This line graph shows PO2 on the X-axis and oxyhemoglobin on the Y access. The lines indicate that the oxygen saturation curve is S-shaped as a result of the cooperative binding process described in the previous paragraph.

    Oxygen saturation curve: Due to cooperative binding, the oxygen saturation curve is S-shaped.

    pH Control

    RBCs control blood pH by changing the form of carbon dioxide within the blood. Carbon dioxide is associated with blood acidity. That’s because most carbon dioxide travels through the blood as a bicarbonate ion, which is the dissociated form of carbonic acid in solution. The respiratory system regulates blood pH by changing the rate at which carbon dioxide is exhaled from the body, which involves the RBC’s molecular activity. RBCs alter blood pH in a few different ways.


    Quaternary structure: hemoglobin: Hemoglobin is a globular protein composed of four polypeptide subunits (two alpha chains, in blue, and two beta pleated sheets, in red). The heme groups are the green structures nestled among the alpha and beta.

    RBCs secrete the enzyme carbonic anhydrase, which catalyzes the conversion of carbon dioxide and water to carbonic acid. This dissociates in solution into bicarbonate and hydrogen ions, the driving force of pH in the blood. This reaction is reversible by the same enzyme. Carbonic anhydrase also removes water from carbonic acid to turn it back into carbon dioxide and water. This process is essential so carbon dioxide can exist as a gas during gas exchange in the alveolar capillaries. As carbon dioxide is converted from its dissolved acid form and exhaled through the lungs, blood pH becomes less acidic. This reaction can occur without the presence of RBCs or carbonic anhydrase, but at a much slower rate. With the catalyst activity of carbonic anhydrase, this reaction is one of the fastest in the human body.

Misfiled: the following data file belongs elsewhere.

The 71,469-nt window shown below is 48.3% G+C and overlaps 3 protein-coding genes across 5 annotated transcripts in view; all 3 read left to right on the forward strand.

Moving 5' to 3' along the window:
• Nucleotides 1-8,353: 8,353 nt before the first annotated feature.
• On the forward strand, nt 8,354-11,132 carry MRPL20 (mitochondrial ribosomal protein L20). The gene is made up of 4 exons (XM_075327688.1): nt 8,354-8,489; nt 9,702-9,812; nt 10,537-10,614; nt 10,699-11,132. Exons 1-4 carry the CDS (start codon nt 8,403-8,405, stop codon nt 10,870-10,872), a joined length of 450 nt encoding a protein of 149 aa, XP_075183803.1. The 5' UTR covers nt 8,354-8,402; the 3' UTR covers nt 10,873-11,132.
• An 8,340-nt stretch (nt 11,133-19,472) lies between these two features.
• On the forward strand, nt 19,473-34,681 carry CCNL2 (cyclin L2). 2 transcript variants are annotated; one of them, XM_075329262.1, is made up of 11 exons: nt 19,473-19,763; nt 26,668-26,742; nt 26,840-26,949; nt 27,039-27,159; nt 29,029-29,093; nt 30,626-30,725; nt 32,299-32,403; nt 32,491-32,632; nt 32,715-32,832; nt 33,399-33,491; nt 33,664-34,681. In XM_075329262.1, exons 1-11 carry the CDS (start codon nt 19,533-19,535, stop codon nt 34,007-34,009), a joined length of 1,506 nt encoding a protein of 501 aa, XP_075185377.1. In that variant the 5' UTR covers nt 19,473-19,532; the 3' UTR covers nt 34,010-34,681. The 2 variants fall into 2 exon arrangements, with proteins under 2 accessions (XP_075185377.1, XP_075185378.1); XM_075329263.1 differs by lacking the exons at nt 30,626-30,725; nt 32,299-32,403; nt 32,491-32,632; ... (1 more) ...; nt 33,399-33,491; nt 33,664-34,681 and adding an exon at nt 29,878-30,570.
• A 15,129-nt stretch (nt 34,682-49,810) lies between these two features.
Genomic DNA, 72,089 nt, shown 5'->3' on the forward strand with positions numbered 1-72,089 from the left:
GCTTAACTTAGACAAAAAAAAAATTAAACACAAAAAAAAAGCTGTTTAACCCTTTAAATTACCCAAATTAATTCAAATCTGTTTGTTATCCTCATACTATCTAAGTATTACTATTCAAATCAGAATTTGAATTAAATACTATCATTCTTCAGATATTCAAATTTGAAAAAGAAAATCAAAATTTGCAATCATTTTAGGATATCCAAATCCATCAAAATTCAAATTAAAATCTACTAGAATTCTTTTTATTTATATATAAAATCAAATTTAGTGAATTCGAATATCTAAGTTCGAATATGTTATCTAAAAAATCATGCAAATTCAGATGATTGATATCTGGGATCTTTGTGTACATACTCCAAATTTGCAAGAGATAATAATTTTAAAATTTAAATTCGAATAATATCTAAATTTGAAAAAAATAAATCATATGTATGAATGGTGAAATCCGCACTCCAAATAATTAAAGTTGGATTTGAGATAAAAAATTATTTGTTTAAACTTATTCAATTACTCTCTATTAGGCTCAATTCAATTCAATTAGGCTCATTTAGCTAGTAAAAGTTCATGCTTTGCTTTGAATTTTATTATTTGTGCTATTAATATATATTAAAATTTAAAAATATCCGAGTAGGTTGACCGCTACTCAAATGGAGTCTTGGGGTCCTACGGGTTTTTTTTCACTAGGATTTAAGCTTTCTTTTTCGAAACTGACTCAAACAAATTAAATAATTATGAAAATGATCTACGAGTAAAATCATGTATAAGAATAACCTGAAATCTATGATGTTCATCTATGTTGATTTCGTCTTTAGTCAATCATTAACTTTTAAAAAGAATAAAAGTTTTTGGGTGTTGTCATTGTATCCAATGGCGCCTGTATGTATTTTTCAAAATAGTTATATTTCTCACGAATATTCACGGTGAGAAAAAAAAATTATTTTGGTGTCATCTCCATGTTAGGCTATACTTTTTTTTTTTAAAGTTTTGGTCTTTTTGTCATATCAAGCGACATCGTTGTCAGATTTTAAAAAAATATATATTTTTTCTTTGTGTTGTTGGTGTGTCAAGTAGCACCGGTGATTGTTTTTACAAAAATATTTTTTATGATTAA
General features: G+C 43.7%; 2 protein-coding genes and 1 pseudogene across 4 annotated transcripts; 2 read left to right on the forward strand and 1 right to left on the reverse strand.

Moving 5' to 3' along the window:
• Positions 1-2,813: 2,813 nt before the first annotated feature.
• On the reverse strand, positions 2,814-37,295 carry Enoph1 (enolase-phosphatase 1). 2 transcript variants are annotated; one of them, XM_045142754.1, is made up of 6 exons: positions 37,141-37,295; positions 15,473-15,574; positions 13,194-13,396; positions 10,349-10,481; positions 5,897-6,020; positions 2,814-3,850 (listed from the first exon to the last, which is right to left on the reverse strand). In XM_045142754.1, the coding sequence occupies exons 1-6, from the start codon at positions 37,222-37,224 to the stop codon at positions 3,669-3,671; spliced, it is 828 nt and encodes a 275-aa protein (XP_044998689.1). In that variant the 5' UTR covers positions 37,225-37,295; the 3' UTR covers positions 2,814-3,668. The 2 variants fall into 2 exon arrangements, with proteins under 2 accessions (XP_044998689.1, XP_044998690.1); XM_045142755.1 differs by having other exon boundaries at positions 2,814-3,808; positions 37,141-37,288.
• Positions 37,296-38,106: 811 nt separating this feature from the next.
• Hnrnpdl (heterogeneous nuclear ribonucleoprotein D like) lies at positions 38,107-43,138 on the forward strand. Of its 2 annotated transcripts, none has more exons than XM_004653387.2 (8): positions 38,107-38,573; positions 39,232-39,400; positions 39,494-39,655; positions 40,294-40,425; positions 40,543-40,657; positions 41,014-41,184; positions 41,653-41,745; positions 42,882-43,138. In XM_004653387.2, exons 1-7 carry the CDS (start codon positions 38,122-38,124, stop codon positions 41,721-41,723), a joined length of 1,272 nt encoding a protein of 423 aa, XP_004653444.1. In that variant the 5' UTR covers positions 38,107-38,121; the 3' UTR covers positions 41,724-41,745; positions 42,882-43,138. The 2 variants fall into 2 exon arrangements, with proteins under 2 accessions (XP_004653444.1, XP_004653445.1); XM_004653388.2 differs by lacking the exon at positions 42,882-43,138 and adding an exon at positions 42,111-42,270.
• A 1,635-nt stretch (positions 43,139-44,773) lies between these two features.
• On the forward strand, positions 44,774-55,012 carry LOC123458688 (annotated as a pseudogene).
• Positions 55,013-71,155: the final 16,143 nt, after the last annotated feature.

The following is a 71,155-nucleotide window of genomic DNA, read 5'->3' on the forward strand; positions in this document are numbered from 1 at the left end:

Hemoglobin can also bind to carbon dioxide, which creates carbamino-hemoglobin. When carbon dioxide binds to hemoglobin, it doesn’t exist in the form of carbonic acid, which makes the blood less acidic and increases blood pH. However, because of allosteric effects on the hemoglobin molecule, the binding of carbon dioxide decreases the amount of oxygen bound for a given partial pressure of oxygen. This decrease in hemoglobin’s affinity for oxygen by the binding of carbon dioxide is known as the Bohr effect, which results in a rightward shift to the O2-saturation curve. Conversely, when the carbon dioxide levels in the blood decrease (i.e., in the lung capillaries), carbon dioxide and hydrogen ions are released from hemoglobin, increasing the oxygen affinity of the protein. A reduction in the total binding capacity of hemoglobin to oxygen (i.e. shifting the curve down, not just to the right) due to reduced pH is called the Haldane effect.

    16.2B: RBC Physiology is shared under a CC BY-SA license and was authored, remixed, and/or curated by LibreTexts.